Section 37 contains other provisions that serve to disapply section 37(1), namely subsections (2) and (5). I am satisfied that none of the circumstances identified at section 37(2) arise in this case. Section 37(5) provides for the release of information to which section 37(1) applies where (a) the public interest in granting the request outweighs, on balance, the public interest in protecting the privacy rights of the individuals concerned or (b) the grant of the request would benefit the individuals concerned. I am satisfied that subsection (b) does not apply.
On the question of whether subsection (a) applies, the FOI Act itself recognises a public interest in ensuring the openness and accountability of public bodies, regarding how they conduct their business. Indeed, under section 11(3), in performing any function under the Act, public bodies must have regard to
the need to achieve greater openness in its activities and to promote adherence by them to the principle of transparency in government and public affairs,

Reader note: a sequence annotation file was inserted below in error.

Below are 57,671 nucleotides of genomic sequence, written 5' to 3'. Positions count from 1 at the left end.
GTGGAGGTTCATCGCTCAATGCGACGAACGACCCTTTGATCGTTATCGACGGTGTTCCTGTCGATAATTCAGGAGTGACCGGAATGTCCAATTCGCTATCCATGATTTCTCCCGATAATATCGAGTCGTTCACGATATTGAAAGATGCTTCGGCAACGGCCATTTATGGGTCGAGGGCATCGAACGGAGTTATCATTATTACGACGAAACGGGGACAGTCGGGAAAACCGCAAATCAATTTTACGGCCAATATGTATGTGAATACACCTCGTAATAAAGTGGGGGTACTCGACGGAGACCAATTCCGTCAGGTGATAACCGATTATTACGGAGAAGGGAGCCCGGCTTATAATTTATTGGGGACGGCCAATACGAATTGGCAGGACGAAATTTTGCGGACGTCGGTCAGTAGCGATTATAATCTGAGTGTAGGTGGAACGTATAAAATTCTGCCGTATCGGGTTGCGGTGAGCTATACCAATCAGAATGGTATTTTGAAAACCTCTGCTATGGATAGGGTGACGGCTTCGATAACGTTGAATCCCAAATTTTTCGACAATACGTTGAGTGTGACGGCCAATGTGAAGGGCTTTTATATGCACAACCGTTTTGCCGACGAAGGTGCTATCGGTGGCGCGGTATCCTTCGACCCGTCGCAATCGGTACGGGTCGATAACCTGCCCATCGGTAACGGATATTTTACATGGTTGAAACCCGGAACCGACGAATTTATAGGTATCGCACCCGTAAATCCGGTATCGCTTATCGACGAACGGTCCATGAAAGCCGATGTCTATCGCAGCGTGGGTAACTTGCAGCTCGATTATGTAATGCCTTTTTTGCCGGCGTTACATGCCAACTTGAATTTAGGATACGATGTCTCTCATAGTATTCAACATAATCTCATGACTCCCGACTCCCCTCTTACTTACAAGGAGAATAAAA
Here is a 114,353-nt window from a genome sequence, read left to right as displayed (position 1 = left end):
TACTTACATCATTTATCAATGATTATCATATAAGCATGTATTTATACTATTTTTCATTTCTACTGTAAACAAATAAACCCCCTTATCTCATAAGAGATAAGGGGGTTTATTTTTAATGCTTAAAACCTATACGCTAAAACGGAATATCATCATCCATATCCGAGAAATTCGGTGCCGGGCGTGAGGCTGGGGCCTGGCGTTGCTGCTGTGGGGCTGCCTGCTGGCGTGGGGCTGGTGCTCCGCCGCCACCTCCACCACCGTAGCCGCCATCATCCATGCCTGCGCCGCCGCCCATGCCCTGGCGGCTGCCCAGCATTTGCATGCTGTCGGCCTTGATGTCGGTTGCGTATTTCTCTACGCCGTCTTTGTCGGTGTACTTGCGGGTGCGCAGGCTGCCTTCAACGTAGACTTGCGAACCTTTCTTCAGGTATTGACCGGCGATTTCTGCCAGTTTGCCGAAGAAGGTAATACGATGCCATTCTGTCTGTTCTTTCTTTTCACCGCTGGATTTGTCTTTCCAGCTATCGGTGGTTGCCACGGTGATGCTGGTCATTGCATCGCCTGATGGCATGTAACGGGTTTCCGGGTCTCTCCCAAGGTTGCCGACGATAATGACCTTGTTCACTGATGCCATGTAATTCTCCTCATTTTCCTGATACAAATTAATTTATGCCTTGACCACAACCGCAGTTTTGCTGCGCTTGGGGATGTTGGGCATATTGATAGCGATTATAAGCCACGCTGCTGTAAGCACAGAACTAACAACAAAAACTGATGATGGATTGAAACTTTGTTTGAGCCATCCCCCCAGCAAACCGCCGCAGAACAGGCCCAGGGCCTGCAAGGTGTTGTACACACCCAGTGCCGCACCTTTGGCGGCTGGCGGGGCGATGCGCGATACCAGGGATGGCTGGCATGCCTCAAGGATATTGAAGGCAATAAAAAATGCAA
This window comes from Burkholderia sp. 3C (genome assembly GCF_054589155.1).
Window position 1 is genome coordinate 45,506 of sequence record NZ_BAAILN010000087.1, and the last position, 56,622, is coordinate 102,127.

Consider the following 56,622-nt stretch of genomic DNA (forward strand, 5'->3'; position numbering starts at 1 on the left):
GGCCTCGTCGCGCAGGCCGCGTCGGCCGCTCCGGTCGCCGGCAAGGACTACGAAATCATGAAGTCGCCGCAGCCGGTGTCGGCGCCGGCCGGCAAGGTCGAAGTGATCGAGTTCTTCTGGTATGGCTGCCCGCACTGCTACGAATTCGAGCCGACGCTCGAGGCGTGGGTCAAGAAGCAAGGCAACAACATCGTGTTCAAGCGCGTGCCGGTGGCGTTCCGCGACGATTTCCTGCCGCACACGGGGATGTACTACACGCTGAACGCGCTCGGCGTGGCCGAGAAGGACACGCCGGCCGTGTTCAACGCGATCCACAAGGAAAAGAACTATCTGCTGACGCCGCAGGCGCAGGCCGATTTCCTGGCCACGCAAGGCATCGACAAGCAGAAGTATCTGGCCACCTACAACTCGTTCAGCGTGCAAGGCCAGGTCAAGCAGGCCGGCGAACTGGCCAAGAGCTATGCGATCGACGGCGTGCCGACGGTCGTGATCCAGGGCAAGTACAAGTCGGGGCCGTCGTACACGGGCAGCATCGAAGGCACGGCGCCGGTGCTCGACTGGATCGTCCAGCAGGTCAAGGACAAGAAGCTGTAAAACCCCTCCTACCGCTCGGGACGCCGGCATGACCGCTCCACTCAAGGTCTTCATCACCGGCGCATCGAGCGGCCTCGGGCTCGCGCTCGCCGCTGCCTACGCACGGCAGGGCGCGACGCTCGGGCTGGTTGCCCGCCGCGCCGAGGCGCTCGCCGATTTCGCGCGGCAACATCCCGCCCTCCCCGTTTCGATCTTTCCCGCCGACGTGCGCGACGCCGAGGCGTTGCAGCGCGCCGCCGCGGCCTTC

the need to strengthen the accountability and improve the quality of decision making of public bodies, and
the need to inform scrutiny, discussion, comment and review by the public of the activities of public bodies and facilitate more effective participation by the public in consultations relating to the role, responsibilities and performance of public bodies.
On the other hand, the FOI Act also recognises a very strong public interest in protecting privacy rights - in both in the language of section 37 and in the Long Title to the Act (which makes clear that the release of records under FOI must be consistent with "the right to privacy"). It is also worth noting that the right to privacy has a Constitutional dimension as one of the unenumerated personal rights under the Constitution. Privacy rights will therefore be set aside only where the public interest served by granting the request (and breaching those rights) is sufficiently strong to outweigh the public interest in protecting privacy.